”To travel is to live” is quite a famous quote. One of those quotes which are used so often that it becomes a cliché. I certainly don’t agree; but I definitely do love to travel.
Sierra Leone does have some obstacles for the traveller. Infrastructure is crappy, official transportation almost non-existent, and timetables exist to be broken. Nonetheless Africa just seems to work in its own logic. If you are a control-freak by nature, travelling here is certainly not for you. To have a journey planned out to the slightest detail, will just get you frustrated as you see your expectations tumble down around you. Are you on the other hand up for the impulsive journey, which doesn’t necessarily have to live up to westerners’ concept of comfort and relaxation you are in for quite an experience.
All of us Danish people living in Masanga have a land rover available, which we can use for our work and leisure related trips. That is indeed a very comfortable way of travelling and can be a must if our trips go beyond most of the major cities and thus beyond the asphalted roads (not that every major city can be reached by asphalted road). Especially when the rainy season sets in (Argh) this vehicle will become indispensable. A few weekends ago a lot of us headed for Outamba Kilimi, which is the biggest national park in Sierra Leone. The roads were terrible and we were many in the car, which resulted in that the people in the back had kind of a rough ride. This made me think, that I might as well sit on the rough instead of bumping my head against it. The driver didn’t object and before long I had mounted the steely, modern-day rodeo-bull. It was quite intense. Zooming through the African landscape, the vehicle spitting out a tail of red dust, people waiving and laughing along the way at the stupid Dane, the sunset revealing the awe-inspiring full moon and me dodging (most of the time) the low-hanging mangoes (unfortunately the one I managed to pick wasn’t ripe), clinging to the rope, which fastened our bags onto the roof.
Under the starlit night sky on the small forest path it appeared to me that travelling may not give you life. But it may let you experience it more fully. I remember my dad telling me how many years working at the same place seemed to speed up his life. How the drive there became this half unconscious routine, and the whole day could just wither away without any new impressions to linger at. Suddenly a month had gone by – suddenly a year. When you travel, you sentence your senses to a multitude of new impressions that needs to be taken in. And that will unavoidably – in my eyes – seem to lower the pace of how you experience the world around you. Because you cannot help to take in the small details, your senses will not allow it.
That is why I think that travelling doesn’t lead you to live. You can easily live without ever leaving your daily routines - if you call that a life of course. But maybe: to travel is to live longer. Because you live slower; because you notice that you live and that the world around you breathes.
Then travelling can as readily be a trip to the beach, a picnic in the forest, a canoe-trip down a river, or a dinner date at an untried restaurant as half a year in Sierra Leone.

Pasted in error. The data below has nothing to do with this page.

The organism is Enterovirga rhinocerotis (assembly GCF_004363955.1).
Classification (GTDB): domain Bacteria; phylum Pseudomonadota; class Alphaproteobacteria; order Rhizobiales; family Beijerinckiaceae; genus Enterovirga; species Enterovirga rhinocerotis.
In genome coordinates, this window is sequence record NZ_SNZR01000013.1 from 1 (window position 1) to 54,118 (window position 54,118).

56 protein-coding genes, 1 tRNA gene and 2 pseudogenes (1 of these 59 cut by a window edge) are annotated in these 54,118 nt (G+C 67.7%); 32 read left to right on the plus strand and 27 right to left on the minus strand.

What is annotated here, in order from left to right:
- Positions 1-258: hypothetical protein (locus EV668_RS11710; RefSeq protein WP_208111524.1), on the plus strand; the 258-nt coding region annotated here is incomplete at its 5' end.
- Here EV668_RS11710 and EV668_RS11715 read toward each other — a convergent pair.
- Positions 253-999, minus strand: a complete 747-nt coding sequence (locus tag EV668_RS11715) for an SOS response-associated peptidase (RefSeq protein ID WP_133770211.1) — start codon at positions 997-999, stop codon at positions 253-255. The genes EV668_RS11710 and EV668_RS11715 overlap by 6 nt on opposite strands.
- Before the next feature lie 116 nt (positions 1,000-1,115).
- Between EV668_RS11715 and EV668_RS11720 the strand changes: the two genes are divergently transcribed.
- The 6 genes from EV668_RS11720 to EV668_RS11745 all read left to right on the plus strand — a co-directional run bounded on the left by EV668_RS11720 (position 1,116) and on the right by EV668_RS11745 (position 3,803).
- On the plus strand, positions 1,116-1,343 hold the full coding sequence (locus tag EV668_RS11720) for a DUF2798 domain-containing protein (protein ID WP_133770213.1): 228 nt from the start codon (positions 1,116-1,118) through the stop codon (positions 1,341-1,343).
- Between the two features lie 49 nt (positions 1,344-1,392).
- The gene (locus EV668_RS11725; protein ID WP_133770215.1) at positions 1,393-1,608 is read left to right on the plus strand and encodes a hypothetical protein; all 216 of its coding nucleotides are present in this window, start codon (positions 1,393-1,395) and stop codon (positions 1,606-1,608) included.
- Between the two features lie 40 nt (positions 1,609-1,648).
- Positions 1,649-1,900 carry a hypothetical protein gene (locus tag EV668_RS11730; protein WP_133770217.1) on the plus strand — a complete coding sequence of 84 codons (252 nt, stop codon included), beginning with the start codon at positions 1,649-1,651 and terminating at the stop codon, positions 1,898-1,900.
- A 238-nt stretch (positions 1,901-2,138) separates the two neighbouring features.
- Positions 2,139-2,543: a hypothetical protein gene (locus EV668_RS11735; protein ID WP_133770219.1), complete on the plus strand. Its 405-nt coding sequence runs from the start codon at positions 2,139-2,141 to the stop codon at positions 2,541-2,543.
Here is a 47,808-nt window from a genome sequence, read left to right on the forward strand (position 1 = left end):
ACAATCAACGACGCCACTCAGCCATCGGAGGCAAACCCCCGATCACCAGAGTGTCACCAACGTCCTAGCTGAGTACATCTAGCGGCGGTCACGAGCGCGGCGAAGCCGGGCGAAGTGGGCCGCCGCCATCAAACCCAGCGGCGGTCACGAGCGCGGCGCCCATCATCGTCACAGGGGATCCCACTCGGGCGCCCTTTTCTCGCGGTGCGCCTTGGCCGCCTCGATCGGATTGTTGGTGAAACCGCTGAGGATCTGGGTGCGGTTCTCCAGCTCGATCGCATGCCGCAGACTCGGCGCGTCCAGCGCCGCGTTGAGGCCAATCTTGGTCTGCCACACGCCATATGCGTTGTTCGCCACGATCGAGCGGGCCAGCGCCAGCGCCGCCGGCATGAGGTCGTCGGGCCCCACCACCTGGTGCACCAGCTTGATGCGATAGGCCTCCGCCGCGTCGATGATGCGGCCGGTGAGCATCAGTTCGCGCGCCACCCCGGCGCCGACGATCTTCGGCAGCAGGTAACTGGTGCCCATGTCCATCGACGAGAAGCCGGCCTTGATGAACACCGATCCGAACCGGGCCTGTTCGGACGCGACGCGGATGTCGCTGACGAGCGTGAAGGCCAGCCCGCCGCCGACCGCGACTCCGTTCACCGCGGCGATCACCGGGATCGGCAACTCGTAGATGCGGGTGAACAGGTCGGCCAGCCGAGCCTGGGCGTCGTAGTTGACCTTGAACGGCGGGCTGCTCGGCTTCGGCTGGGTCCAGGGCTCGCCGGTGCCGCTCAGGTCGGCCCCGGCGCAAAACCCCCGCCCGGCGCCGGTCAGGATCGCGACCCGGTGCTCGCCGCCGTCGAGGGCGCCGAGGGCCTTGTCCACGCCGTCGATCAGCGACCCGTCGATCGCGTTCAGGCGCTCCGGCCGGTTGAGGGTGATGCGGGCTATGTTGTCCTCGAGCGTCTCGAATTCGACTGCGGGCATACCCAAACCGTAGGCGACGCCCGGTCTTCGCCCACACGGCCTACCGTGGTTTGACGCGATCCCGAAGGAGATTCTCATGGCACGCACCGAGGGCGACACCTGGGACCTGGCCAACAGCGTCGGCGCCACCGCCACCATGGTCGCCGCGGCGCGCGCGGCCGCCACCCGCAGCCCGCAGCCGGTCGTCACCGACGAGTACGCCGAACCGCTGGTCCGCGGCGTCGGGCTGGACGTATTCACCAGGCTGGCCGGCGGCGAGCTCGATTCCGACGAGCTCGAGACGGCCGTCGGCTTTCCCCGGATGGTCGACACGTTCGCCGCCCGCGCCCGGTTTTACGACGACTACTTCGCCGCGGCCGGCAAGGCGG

But travelling in a land rover can seem quite inaccessible and exclusive. Often I prefer to travel by local means. As Sierra Leone haven’t rebuild the train lines, that did exist prior to the war (although Chinese building companies are in the process or changing this) the only official means of transportation are the government busses. These are very rare, only travel on a few select distances and cannot be booked in advance. I still haven’t been able to travel with them. But there are also the unofficial, private busses – the so called poda podas – which can best be described as a sort of minibuses, always excessively decorated with bright colours and philosophical mottos such as: ‘God Bless Allah’, ‘Big Boss’, ‘Never Trust A Stranger’, or the more common ‘God Bless Manchester United’. These busses is build for approx. 12 passengers but is not really filled until the double number are cramped together. They are cheap, a good way to meet people and just seem to be there, when you need them. If there isn’t a poda poda waiting for you, odds on is that a taxi is. Taxis function to a high degree like the poda podas with fixed routes and prices – slightly more expensive. Of course they can be chartered to go of the fixed route, but that will cost you. The same goes if you want to travel cha cha in the taxi – meaning only your (or your party of people) – but of course then you will need to pay for the entire taxi, which according to the locals easily carries min. 8 people (2 at the drivers seat (!!), 2 at the other front seat and 4 in the back). It should be unnecessary to point out, that you are not always that comfortable seated with this amount of passengers, but again you get to meet people.
A better way to travel cheap and comfortable is the Honda, which pretty much covers every kind of motorcycle type. Again they are difficult (and expensive) to get to travel outside the designated routes, but the feeling of flying through the countryside with the sunrays caressing your skin and the wind stroking back your hair is worth recommending. For me this is – as with the land rover roof experience – really among the moments where you take in the outside world. When you travel without a screen between you and the passing landscape, it seems closer, more real and forces you to notice where you are.
That is why I constantly find myself on Hondas going here and there and back again; in the generous sunlight, in the hard rain, and under the delicate moon – of for a new travelling tale.